3. Telefonica (ESP), Iker Martinez (ESP), 97.0 nm DTL
4. CAMPER (NZL), Chris Nicholson (AUS), 119.4 nm DTL
5. Abu Dhabi Ocean Racing (UAE), Ian Walker (GBR), 236.9 nm DTL
Suspended - Team Sanya (CHN), Mike Sanderson (NZL)

Video reports:
Race Schedule:

BACKGROUND: During the nine months of the Volvo Ocean Race, which started
in Alicante, Spain and concludes in Galway, Ireland during early July 2012,
six professional teams will sail over 39,000 nautical miles of the world's
most treacherous seas via Cape Town, Abu Dhabi, Sanya, Auckland, around
Cape Horn to Itajai, Miami, Lisbon, and Lorient. Teams accumulate points
through nine distance legs and ten In-Port races. -

(December 21, 2011; Day 29 - 23:00:00 UTC) - If it was easy, anybody could
do it. That's the reality facing Loick Peyron (FRA) and his team on the
131-foot maxi trimaran Banque Populaire V in their quest to lower the
non-stop circumnavigation Jules Verne Trophy record (48 days 7 hours 44
minutes 52 seconds). They are still ahead of the record, though their lead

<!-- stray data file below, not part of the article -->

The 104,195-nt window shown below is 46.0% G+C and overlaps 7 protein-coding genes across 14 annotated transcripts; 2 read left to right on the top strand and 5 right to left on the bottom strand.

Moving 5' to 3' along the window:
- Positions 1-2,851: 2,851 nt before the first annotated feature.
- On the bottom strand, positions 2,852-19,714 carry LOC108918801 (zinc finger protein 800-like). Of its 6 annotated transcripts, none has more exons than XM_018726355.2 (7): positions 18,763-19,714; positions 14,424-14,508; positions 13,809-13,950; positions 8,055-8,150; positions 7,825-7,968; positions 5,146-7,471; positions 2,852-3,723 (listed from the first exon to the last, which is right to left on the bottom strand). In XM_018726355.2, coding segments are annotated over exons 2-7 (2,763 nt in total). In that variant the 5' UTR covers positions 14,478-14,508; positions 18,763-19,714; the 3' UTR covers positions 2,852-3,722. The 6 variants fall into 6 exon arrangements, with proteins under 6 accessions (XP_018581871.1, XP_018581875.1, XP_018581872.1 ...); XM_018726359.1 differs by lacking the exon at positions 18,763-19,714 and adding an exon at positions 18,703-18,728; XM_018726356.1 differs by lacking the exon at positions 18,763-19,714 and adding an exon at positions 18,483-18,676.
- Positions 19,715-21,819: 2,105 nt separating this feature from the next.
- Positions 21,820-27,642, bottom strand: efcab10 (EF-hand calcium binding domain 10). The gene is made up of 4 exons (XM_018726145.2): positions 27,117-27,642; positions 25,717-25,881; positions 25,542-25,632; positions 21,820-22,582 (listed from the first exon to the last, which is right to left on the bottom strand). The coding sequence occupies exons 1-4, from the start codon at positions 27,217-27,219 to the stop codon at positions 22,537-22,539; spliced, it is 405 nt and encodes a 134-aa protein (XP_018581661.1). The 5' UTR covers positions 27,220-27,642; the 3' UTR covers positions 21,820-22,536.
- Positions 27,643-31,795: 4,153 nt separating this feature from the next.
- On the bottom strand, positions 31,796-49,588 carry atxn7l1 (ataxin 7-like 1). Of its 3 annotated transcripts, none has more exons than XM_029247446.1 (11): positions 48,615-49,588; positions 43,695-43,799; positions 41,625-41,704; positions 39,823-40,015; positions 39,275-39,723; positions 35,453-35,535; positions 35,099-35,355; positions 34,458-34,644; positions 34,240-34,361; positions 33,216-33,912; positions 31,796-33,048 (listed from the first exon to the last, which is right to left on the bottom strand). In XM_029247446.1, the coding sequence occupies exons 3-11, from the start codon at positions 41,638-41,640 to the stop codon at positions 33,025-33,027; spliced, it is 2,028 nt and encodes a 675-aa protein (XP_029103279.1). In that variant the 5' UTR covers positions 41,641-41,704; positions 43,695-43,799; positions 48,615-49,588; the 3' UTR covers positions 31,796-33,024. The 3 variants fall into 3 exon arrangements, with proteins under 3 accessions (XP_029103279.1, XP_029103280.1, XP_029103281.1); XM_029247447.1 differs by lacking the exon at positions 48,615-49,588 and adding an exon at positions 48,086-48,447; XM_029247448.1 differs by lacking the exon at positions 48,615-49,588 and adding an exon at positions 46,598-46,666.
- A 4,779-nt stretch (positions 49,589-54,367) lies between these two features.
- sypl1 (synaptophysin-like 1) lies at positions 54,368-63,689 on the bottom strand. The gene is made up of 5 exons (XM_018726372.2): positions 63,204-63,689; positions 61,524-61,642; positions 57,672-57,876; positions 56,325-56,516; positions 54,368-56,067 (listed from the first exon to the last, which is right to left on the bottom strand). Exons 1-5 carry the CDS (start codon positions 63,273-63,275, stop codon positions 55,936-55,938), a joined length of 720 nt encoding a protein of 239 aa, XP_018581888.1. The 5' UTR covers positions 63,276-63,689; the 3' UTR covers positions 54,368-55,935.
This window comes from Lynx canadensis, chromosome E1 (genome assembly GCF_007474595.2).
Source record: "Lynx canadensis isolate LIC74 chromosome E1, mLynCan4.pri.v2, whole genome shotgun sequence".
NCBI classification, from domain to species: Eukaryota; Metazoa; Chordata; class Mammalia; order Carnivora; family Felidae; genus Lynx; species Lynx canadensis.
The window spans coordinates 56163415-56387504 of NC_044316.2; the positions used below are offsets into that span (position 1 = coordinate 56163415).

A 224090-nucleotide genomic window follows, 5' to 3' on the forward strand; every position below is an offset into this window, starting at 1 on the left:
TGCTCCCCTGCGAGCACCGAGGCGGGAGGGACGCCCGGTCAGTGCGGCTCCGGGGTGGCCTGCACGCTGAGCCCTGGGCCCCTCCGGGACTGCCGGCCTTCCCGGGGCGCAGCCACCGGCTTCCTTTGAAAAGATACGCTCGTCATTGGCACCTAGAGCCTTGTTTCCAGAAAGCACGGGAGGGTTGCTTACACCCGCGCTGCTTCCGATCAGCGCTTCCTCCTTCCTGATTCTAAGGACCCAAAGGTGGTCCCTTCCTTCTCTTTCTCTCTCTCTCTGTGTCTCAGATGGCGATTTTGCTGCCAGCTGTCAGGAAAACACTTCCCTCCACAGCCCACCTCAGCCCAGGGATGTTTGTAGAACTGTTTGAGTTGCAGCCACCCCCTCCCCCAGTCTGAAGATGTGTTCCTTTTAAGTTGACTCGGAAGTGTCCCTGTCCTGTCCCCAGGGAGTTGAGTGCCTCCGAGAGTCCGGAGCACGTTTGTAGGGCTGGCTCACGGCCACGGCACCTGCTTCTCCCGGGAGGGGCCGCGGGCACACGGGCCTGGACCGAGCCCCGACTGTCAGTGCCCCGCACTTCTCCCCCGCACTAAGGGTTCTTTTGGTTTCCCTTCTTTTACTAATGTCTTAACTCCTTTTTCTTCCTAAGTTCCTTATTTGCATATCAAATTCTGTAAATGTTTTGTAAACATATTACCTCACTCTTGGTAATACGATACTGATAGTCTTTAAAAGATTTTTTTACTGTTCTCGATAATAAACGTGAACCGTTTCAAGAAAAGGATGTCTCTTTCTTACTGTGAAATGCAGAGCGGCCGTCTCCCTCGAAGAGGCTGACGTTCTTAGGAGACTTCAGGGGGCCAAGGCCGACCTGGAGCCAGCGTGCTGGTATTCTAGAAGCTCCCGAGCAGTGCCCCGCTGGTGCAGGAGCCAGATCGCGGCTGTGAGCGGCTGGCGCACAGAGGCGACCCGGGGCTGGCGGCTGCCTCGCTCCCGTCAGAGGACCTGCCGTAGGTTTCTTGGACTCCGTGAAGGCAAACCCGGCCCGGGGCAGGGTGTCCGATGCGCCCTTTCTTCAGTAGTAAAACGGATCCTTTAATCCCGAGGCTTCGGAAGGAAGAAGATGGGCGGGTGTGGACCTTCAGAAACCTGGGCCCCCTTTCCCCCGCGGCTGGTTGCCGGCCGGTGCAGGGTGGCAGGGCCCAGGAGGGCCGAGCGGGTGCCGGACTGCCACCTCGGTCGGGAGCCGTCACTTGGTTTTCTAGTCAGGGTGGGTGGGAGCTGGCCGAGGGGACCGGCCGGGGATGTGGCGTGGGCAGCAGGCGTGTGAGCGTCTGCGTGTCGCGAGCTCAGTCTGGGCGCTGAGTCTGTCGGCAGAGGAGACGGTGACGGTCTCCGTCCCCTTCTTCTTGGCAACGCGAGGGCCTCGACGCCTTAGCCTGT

has shrunk now to 593.7 nm. Helmsman/trimmer Brian Thompson describes their
situation as they struggle eastward in the south Pacific toward Cape Horn:
When we were storming across the Indian Ocean 10 days ago, 2000 miles ahead
of the record, we had dreamed of being at Cape Horn today, but the large
detour around the ice zone, and then this roadblock of a ridge have
shattered that pleasant dream...

So back in reality, for the last 2 days we have been downwind sailing,
trying to find a way through this ridge that is moving east slowly. In the
middle of it there is no wind, we have so nearly gotten through it several
times, but the wind dies on us, the ridge moves on, and we are still left
on the west side, the door slammed in our face.

Fortunately this ridge of no wind will finally start to migrate north
tomorrow (Thursday), with westerly winds coming in below it. So we have
sailed far south, into the 'screaming' 60s latitudes, to be ready to go
through when the door finally lets us past.

You have to be an optimist in this record breaking game, so there is always
some good news. Today's good news is that there is currently no wind at the
Horn or going up the S. Atlantic, so we are not missing out on a fantastic
ride north. In fact, we are looking quite fortunate that a low is going to
hold off forming, till our delayed arrival, and then it should help us up
to 40S in the Atlantic.